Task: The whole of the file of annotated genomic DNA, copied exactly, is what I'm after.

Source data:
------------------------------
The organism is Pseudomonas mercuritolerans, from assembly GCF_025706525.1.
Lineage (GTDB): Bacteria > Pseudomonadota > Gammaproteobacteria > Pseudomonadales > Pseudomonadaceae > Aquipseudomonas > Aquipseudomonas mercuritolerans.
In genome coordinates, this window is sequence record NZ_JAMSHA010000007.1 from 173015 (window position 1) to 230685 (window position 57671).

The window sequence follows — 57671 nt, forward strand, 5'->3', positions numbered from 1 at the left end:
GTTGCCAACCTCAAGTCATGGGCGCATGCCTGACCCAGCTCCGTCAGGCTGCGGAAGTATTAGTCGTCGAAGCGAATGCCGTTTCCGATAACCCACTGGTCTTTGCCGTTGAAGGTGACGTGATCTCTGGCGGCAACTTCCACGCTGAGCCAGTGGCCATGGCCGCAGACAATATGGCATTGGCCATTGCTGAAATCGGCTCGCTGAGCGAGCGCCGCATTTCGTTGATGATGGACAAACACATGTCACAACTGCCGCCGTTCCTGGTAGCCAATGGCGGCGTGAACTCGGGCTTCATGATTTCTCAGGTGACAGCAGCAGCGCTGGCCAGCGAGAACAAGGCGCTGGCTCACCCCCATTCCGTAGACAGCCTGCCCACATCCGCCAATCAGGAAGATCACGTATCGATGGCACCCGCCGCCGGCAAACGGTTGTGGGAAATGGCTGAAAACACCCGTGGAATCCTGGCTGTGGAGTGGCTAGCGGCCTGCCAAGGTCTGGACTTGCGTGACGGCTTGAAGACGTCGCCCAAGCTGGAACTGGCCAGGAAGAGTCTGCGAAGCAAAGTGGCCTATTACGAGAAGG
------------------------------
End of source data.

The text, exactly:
The organism is Pseudomonas mercuritolerans, from assembly GCF_025706525.1.
Lineage (GTDB): Bacteria > Pseudomonadota > Gammaproteobacteria > Pseudomonadales > Pseudomonadaceae > Aquipseudomonas > Aquipseudomonas mercuritolerans.
In genome coordinates, this window is sequence record NZ_JAMSHA010000007.1 from 173015 (window position 1) to 230685 (window position 57671).

The window sequence follows — 57671 nt, forward strand, 5'->3', positions numbered from 1 at the left end:
GTTGCCAACCTCAAGTCATGGGCGCATGCCTGACCCAGCTCCGTCAGGCTGCGGAAGTATTAGTCGTCGAAGCGAATGCCGTTTCCGATAACCCACTGGTCTTTGCCGTTGAAGGTGACGTGATCTCTGGCGGCAACTTCCACGCTGAGCCAGTGGCCATGGCCGCAGACAATATGGCATTGGCCATTGCTGAAATCGGCTCGCTGAGCGAGCGCCGCATTTCGTTGATGATGGACAAACACATGTCACAACTGCCGCCGTTCCTGGTAGCCAATGGCGGCGTGAACTCGGGCTTCATGATTTCTCAGGTGACAGCAGCAGCGCTGGCCAGCGAGAACAAGGCGCTGGCTCACCCCCATTCCGTAGACAGCCTGCCCACATCCGCCAATCAGGAAGATCACGTATCGATGGCACCCGCCGCCGGCAAACGGTTGTGGGAAATGGCTGAAAACACCCGTGGAATCCTGGCTGTGGAGTGGCTAGCGGCCTGCCAAGGTCTGGACTTGCGTGACGGCTTGAAGACGTCGCCCAAGCTGGAACTGGCCAGGAAGAGTCTGCGAAGCAAAGTGGCCTATTACGAGAAGG